“There will be no witch hunts,” Guillaume Soro, who resigned as Gbagbo’s prime minister last week and joined the rival Cabinet of Alassane Ouattara as premier and defense minister, told Europe1 radio today. “If Laurent Gbagbo agrees to peacefully transfer power, ministers of his party will be welcome.”
Gbagbo, 65, the incumbent, was sworn in as president on Dec. 4 after the Constitutional Council rejected the Electoral Commission’s vote count, alleging irregularities in some northern states. Hours later, Ouattara, 68, said he had taken the oath of office, citing the 54.1 percent of the vote the commission says he won. The European Union and the U.S. have also backed Ouattara.
“We are in the logic of confiscation of power,” said Soro, the former commander of rebel forces in the north. “The alternation of power must be allowed.”
The election was meant to unite the world’s top cocoa grower, which has been divided into a rebel-held north and government-controlled south since a 2002 uprising. The dispute over the results produced an increase in violence that has left several dead, with Ouattara supporters taking to the streets in protest. A curfew that was instituted before the vote was extended for another week, Radiodiffusion Television Ivoirienne reported today.
Cocoa for March delivery surged 4.5 percent to $3,068 as of 11:56 a.m. in New York today. Cargill Inc. said it is “experiencing some challenges both in terms of delivery of beans and logistics on the ground,” Stephen Fairbairn, Cobham, England-based head of communications said in a phone interview today.
“A president was elected and it’s Alassane Ouattara,” French President Nicolas Sarkozy told a press conference in New Delhi, India, today. “I have called Gbagbo once on the telephone. I told him that it was up to him to choose what place he wants to have in history.”
Economic growth in Ivory Coast has averaged 1.1 percent in the eight years since the conflict started as the cocoa- dependent country missed out on the wave of foreign investment in Africa from such nations as China. Gbagbo’s supporters hold Ouattara, 68, responsible for the revolt, a charge he denies.
The leaders of the armed forces in the former French colony have backed Gbagbo.
“The international community does not choose for the Ivorians,” Pierre Kipre, the country’s ambassador to France, said in an interview with Europe1. “Let the Ivorians make their own decision. It is essential that the Ivorian army provide security.”
Gbagbo has held onto key support within the country from National Assembly lawmakers and leaders of the armed forces, said Sebastian Spio-Garbrah, chief analyst with DaMina Advisors in New York.
“He still maintains the levers of power in Abidjan and has the xenophobic and nationalistic youth militias ready to unleash mayhem,” he said in an e-mailed note today.
Newcrest Mining Ltd., Australia’s largest gold mining company, suspended operations at its Bonikro mine in Ivory Coast over the weekend because of political unrest. Randgold Resources said its Tongon mine in the country is operating normally.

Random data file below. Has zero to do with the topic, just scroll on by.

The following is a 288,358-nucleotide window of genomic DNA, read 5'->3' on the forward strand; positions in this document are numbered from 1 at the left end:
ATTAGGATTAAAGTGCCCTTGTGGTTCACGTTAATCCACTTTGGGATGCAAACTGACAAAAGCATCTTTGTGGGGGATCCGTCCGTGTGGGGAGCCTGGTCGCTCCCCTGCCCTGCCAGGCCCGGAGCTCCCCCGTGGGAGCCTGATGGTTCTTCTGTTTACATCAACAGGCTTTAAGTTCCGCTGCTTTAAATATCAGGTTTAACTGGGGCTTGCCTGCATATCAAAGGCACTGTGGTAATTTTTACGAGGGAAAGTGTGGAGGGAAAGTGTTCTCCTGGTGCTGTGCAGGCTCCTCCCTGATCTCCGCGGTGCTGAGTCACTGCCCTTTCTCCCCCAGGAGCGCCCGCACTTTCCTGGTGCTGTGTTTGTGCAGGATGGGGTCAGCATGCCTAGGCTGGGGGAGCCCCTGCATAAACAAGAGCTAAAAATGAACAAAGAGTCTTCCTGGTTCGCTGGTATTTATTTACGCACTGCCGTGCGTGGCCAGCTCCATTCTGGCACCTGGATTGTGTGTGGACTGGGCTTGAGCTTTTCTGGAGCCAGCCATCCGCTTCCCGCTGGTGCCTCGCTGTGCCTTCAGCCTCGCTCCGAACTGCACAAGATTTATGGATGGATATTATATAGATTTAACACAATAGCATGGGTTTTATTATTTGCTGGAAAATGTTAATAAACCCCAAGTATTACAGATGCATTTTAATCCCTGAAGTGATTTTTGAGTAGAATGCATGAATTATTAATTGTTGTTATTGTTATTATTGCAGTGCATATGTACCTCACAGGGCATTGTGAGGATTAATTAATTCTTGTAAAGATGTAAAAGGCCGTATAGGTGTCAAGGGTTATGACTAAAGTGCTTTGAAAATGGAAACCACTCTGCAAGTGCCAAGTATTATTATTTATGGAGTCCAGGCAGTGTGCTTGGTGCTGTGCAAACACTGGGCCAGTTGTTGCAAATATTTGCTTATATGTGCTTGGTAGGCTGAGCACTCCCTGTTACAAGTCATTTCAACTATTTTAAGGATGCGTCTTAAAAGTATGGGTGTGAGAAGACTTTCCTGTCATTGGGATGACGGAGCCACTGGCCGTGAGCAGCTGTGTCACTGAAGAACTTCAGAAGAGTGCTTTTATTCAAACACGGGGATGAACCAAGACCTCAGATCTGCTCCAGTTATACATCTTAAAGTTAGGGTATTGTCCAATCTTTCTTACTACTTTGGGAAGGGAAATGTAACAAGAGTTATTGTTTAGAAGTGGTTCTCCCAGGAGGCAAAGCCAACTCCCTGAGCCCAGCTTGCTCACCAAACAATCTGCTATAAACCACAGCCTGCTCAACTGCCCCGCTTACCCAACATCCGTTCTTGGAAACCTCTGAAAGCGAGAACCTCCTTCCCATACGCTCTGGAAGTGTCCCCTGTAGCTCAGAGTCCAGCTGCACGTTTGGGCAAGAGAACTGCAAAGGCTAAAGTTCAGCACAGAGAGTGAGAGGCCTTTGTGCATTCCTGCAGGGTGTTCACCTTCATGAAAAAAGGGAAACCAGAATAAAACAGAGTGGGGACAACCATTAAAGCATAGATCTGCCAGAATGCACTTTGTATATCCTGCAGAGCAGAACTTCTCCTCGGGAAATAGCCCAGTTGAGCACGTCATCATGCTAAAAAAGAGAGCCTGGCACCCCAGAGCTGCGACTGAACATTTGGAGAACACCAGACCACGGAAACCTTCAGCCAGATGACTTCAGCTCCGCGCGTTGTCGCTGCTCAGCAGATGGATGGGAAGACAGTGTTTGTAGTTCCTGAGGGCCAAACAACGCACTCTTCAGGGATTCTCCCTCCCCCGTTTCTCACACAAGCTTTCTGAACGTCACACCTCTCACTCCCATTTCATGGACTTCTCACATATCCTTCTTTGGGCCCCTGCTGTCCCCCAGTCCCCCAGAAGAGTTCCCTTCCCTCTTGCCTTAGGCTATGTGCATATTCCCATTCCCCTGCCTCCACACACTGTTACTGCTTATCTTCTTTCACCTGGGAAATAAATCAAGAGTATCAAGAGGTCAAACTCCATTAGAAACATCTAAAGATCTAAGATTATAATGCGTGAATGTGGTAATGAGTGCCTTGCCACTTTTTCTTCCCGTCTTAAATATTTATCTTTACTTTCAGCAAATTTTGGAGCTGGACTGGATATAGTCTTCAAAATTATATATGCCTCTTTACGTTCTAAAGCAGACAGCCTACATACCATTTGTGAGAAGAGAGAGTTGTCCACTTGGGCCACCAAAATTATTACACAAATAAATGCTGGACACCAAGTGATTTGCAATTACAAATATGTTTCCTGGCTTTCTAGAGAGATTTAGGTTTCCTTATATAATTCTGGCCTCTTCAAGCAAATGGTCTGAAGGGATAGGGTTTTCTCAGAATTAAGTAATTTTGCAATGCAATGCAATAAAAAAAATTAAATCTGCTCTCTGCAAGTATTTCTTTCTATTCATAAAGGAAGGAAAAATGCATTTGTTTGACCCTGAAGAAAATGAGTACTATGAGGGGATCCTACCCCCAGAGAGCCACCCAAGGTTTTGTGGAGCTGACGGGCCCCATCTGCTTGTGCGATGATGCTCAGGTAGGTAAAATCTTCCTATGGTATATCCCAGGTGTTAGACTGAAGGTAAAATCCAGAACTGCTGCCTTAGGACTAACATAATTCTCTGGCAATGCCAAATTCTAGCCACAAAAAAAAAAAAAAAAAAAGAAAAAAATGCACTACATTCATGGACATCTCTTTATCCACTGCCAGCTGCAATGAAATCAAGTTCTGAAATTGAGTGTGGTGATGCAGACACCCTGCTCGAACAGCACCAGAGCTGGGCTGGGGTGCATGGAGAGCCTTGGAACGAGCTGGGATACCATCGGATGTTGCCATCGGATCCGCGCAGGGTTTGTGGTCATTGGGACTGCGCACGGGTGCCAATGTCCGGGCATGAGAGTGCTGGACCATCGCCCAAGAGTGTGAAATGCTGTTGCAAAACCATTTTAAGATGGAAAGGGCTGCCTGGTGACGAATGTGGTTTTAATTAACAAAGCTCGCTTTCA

Former South African President Thabo Mbeki went to the Ivory Coast yesterday to mediate an agreement between the two sides. He was appointed by the African Union after he led previous mediation efforts during the uprising. He will leave today and give a report to the Addis Ababa-based AU, his spokesman Mukoni Ratshitanga said today.
“Mbeki will try and get both sides to the negotiating table, most likely to form some sort of broad-based inclusive government,” said Rolake Akinola, an independent Africa analyst. “Ouattara’s side, and indeed Gbagbo’s side will likely adopt a wait-and-see approach to the mediation efforts, but only for a short while, before seeking to up the ante through threats of a return to war or violent protests,” she said in an e-mailed from London today.
Clashes between the rival camps have claimed the lives of 18 people in Abidjan alone over the past three days, Amadou Coulibaly, a spokesman for Ouattara’s party, said late yesterday. Sporadic gunfire could be heard in the city yesterday.
Six people died and four were seriously wounded in the central cocoa-producing town of Issia on Dec. 3, after pro- Gbagbo youths attacked shops owned by Ouattara supporters and looted a cocoa-bean warehouse, according to an opposition official who did not want to be identified for fear of reprisals.
Local officials at the Red Cross declined to comment on the reports of violence. Gendarmerie spokesman Ange Nouko didn’t answer calls to his mobile phone seeking comment.
The country’s borders, which were sealed off on Dec. 2, will reopen today, army spokesman Hilaire Gohourou said in a statement read on state television.
To contact the editor responsible for this story: Antony Sguazzin at email@example.com.